The bellhousing for the 002 and 091 transaxles are supposed to have this ringed collar around the input shaft to help guide the hypoid oil away from the input shaft seal and back towards the gears.  There are a few names for this bit, but the boards call it an "Oil Slinger".  According to the Bentley, this was supposed to be a non-repair item that was pressed into the bellhousing with a 4-ton press.  If it separates, you get a new bellhousing or re-press it in.  Well, the VW world has discovered that's not exactly right anymore.  Instead, you create a rough edge on the inner edge and along the rear (engine side) of the bellhousing.  I used a chisel and a file for this.  Then, rough up the lip and outside of the slinger near the lip.  Peanut butter the edge with JB Weld and press it into place by hand.  I treated the excess like caulking, and ran a gloved finger along the edges, pressing it in and making the edge clean.  Last, hold it firm with a simple weight and gravity.  Once its cured (18 hours), its ready.

Install Input Shaft Seal
roughed up edges
This was actually quite simple.  Lightly brush the inner and outer edge with hypoid oil.  Set into place by hand, and press it enough by hand so it sits still.  Find a short section of 3/4" PVC pipe (I used a 3/4" - 1/2" T from Home Depot).  With a rubber mallet, smack the seal until it seats flush with the face of the bellhousing.

Into One Piece
When the transaxle was built by AA Transaxle in Seattle, the bellhousing was sealed to the transaxle body with what looked like clear silicone caulking.  Not a fan.  I scraped all that out and instead ran hi-temp form-a-gasket along all of the mating surfaces.  Once it becomes tacky, set the 2 sides together and set the bolts in.  Rubber mallet the bellhousing into place and finger-tighten the bolts.  Following the jump-the-center torquing process, set them to 18ft-pounds (if memory serves. check the Bentley).

Topped Off and Ready
slinger with JB Weld
Before I put the bellhousing on, I made sure the oil drain plug could be loosened.  I had vaguely remembered that it was frozen in-place.  I was right.  After some hard torquing, I got the nut out.  I cleaned off the tiny metal filings off the attached magnetized rod, cleaned the threads and re-seated it.
Once the transaxle and bellhousing were one piece again, you need to give the form-a-gasket time to cure.  I gave it 24 hours and then opened up the fill hole.  It took all the gear oil I had on hand, and was still a touch low.  I'll need a fresh bottle to top it off before I take much of a test drive.  Remember, the tranny is full when oil spills out of the fill-hole when the tranny is on level ground.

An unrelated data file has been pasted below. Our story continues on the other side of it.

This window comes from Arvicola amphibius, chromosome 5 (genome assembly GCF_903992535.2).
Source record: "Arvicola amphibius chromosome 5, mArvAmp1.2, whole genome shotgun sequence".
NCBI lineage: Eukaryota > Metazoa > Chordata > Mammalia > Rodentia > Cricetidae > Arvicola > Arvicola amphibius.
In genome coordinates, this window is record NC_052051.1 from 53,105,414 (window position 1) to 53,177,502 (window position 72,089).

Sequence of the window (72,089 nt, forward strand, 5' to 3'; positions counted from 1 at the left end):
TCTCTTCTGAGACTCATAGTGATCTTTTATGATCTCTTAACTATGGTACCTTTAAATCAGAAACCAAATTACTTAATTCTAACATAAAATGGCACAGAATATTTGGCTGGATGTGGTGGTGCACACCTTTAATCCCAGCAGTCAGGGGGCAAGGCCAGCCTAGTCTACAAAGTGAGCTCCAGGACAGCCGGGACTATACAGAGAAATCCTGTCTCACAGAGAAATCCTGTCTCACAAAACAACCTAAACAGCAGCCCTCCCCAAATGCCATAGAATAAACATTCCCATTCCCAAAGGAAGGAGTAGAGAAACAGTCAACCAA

That's it for today.  The tranny looks good, the input shaft has almost 0 wiggle to it and the seal / form-a-gasket are holding oil.  Hazah!

Friday, September 19, 2014

Bearing Bang On

As the leaves start to change color, and the sunsets arrive sooner each day, the pressure to beat the rains increases.  Accordingly, I have spent the last 2 evenings trying to get the bus back together.  A quick update today, recognizing there will be great progress over the weekend.

Clutch-less
note the band on the
inside-left making it thicker
than original bus bearing
Wednesday, I had about 45 minutes between the time I got home and the time I needed to pickup C from soccer practice down by his mom's house.  I figured that wasn't enough time to get the pilot bearing in, but I'd just see how far I could go.  I was pretty fortunate, actually.  The 13mm bolts loosened pretty easily.  I held the clutch in place with a thick bolt slid through the pressure place and clutch center hole, and removed the 2 as a single unit, noting the position of the pressure plate on the flywheel.  The flywheel looked and felt abrasion-free.  a wipe with a paper towel brought it to a scuff-less shine.  Since it has been less than a thousand miles since I swapped tranny's and less than 2 thousand since I put on the clutch, I expected nothing less.  I looked at the clutch face next.  It still looked new, so I switched to installing the bearing.

Bearing Bang On
About this time, T was messing around on his skateboard, so I asked him to hand me the pilot bearing I'd picked up earlier ('98-'02 Jetta/Golf/Beetle 1.8T bearing).  Unlike the original bus bearing, this one delivers pre-packed with a yellow-ish grease.  For the first few millimeters, it slid in, and then required some setting after that.  I used a ratchet extension against the bearing and a lightly-tapping framing hammer, (following a figure-8 patterns) to slowly set the bearing flush with the flywheel.  I did a quick time-check and had about 15 minutes left.

Clutched
I grabbed the extra input-shaft I have lying around for my clutch alignment effort.  I aligned the clutch/pressure plate such as they were when I removed them and loosely fingered in the bolts.  Unlike the first time I did this 2 years ago, the input shaft slid in tightly.  There was very little wiggle for the clutch, helping me understand how much wiggle there used to be without the pilot bearing.  Everything held firm, and I finger-tightened the bolts.  Following the jump-the-center torquing model, I first tightened with the socket in my fingers, then a short ratchet and finally my torque wrench (set to 18ppi).